To save rainforests and alleviate poverty by teaching a new, sustainable, organic farming technique, to replace destructive slash and burn farming, to 23 rural schools in Honduras.
About the project
Help us to provide farmers’ children in rural schools in Honduras with education in sustainable farming with Inga alley cropping, as we did for Cameroon schools last year.
Help us to teach them to do
THIS instead of THIS
Inga alley cropping is a wonderful alternative to the slash and burn agriculture which is destroying rainforests but keeping the farmers poor.
Slash and burn farming is a leading cause of rainforest destruction. Everyone loses:
- To live, farmers must keep destroying new forest, because cleared rainforest land quickly loses its fertility
- The farmers remain very poor
- The local ecosystem is destroyed
- Carbon is pumped into the atmosphere and biodiversity is lost
- Forests help to maintain rainfall, so that too is diminished
With Inga Alley Cropping:
- Farmers can grow enough to eat and sell
- The same plot is used long term so no new rainforest has to be destroyed
- No artificial fertilizers or pesticides are required, so the system is affordable and safe
- The production of firewood by this system takes pressure off the rainforest
Inga trees are planted as hedges with alleys between them. The trees are pruned and crops are grown in the alleys, with the prunings fertilizing the alleys. The animation shows how this works in a section across one alley for the first three years.
This solution is so unbelievably simple and yet so effective. It is not a hand out. It is a way for local populations to break out of poverty and become successful farmers without destroying the environment.
The diagram shows just how effective we have found the Inga system to be in a small trial in Cameroon.
With your support, our Honduran partners will pass on this technique, together with further relevant environmental education, to farmers’ children in up to 23 more schools in Western Honduras. They will teach the children’s teachers, hoping to include about 140 of them, if we raise enough funds. The teachers will then pass on the knowledge to succeeding classes of students.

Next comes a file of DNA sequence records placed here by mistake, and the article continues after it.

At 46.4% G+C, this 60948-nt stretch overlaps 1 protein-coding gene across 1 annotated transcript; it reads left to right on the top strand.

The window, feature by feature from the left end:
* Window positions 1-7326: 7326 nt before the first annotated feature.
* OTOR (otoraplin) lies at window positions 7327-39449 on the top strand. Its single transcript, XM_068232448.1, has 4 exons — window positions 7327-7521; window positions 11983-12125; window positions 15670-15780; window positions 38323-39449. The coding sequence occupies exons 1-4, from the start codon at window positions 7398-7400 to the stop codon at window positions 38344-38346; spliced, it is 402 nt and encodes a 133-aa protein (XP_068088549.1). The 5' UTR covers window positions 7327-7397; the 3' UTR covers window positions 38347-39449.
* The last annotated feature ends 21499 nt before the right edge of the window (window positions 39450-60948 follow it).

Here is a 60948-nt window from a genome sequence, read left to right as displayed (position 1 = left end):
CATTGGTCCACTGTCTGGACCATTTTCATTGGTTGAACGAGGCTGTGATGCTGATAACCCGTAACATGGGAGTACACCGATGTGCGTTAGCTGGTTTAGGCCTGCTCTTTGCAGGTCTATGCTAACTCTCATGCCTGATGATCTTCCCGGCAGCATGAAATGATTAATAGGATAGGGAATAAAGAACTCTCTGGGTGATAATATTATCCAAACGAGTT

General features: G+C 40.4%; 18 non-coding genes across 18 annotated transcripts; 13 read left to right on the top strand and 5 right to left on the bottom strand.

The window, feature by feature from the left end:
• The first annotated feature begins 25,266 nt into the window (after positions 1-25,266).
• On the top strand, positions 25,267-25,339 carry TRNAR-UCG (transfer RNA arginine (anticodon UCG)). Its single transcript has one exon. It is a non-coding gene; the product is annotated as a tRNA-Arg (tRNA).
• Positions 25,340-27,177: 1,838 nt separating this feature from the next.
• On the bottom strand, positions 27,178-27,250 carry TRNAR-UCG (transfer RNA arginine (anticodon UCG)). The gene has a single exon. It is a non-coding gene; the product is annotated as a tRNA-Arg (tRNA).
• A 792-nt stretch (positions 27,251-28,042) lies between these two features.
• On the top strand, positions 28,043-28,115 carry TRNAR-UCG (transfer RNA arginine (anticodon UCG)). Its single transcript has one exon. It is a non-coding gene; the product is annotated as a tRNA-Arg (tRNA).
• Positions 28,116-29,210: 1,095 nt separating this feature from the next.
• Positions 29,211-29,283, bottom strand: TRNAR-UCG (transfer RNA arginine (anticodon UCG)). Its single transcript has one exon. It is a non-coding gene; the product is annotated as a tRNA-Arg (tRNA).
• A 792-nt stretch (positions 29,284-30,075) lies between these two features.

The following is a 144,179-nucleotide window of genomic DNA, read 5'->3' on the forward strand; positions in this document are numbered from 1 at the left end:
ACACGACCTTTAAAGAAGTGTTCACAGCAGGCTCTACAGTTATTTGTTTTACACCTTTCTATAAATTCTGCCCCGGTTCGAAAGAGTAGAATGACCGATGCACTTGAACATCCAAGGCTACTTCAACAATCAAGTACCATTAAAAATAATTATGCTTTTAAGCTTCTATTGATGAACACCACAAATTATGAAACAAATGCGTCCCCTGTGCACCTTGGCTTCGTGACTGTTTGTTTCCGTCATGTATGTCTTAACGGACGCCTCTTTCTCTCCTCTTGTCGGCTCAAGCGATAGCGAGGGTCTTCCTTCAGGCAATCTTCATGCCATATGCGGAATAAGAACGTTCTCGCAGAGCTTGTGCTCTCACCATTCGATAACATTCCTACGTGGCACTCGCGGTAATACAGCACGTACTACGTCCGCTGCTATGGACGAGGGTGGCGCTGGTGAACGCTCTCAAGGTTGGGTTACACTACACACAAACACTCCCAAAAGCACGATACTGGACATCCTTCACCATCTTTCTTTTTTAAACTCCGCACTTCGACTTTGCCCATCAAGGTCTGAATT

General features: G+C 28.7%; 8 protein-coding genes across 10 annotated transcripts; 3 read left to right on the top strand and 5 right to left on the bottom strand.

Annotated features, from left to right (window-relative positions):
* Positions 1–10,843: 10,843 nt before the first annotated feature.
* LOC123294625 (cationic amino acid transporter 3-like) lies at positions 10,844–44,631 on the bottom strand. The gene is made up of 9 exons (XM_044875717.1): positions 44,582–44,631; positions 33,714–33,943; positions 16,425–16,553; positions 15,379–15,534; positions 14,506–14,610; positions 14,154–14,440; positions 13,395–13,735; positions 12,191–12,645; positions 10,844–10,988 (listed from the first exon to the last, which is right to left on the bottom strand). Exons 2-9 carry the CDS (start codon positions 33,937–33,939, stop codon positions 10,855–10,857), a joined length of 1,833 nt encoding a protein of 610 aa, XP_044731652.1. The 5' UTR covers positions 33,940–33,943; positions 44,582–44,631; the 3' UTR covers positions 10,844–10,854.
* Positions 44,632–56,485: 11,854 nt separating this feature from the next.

The teaching wll be done at ‘hub’ schools, where teachers from the surrounding area will come. Seedlings will be offered to teachers willing to establish alleys at their school, and previous experience has shown that most will take up the offer and include the children’s parents in the venture.
The teaching will be led by Dr. Guillermo Valle, professor at CURLA University (part of the National University of Honduras), assisted by other professors from there who will teach their own specialties. Whenever possible besides agroforestry (Inga is agroforestry) the course also includes plant physiology, tropical soils and seedling nursery management.
This is being done in association with a government sponsored tutorial system (“SAT”, or Tutorial Learning System in English) which operates in 12 of the 18 departments of Honduras. Careful and necessary follow-up will be provided in the early years.
As you can see from the map below, a great start has already been made. The teaching methods have been tried successfully.
Why this project is really, really needed
Honduras is a poor and mountainous country, with most of Western Honduras being the most mountainous part. Yet people have to cultivate these steep slopes. The photo below shows where the land, originally all forested, has been cleared for cultivation, generally by the slash and burn method. Even the very top (top left corner) of the mountain is now bare.
With slash and burn after harvest the ground is left bare. It is not hard to see that the soil gets washed away by the heavy tropical rains. As it is red soil you can see the flooded river in the photo (below right) has
Hillside cleared for slash and burn farming, and the resultant sediment turning the river orange and overflowing. Western Honduras. Photo Warren Darrell.
turned orange with the sediment. Obviously such loss of soil leads to poor harvests, which in turn leads to poverty and malnutrition. There is much poverty throughout Honduras, but specially in Western Honduras, where 40% of children show stunting from malnutrition.
The loss of forest also means that the water from heavy rains runs off fast, and the photo below shows a farmer’s maize crop totally destroyed by such a flood in the region.
Sediment from slash and burn farming has caused the river to becom shallow and flood this field of maize. Photo Warren Darrell.
The UN has declared this year as the year of the soil. The world’s soil is being steadily depleted by current agriculture, and there is a dire prediction that we may have only 60 more years’ of good growing soil left worldwide. Inga alley cropping adds rich, nutritious (for plants, not for you and me!) mulch year by year to build up the soil/growing medium in the alleys. It also forms a substantial barrier to erosion on mountain slopes. So the farmers get better harvests year on year, and do not need to destroy the remaining rainforest in order to get fertile soil.
The young are the most receptive to new ideas. Therefore what better way could there be to change this disastrous slash and burn farming than by educating the young in better ways? Though, as you will see from what has already been done, this education is reaching some of the older folk too.
What has been achieved so far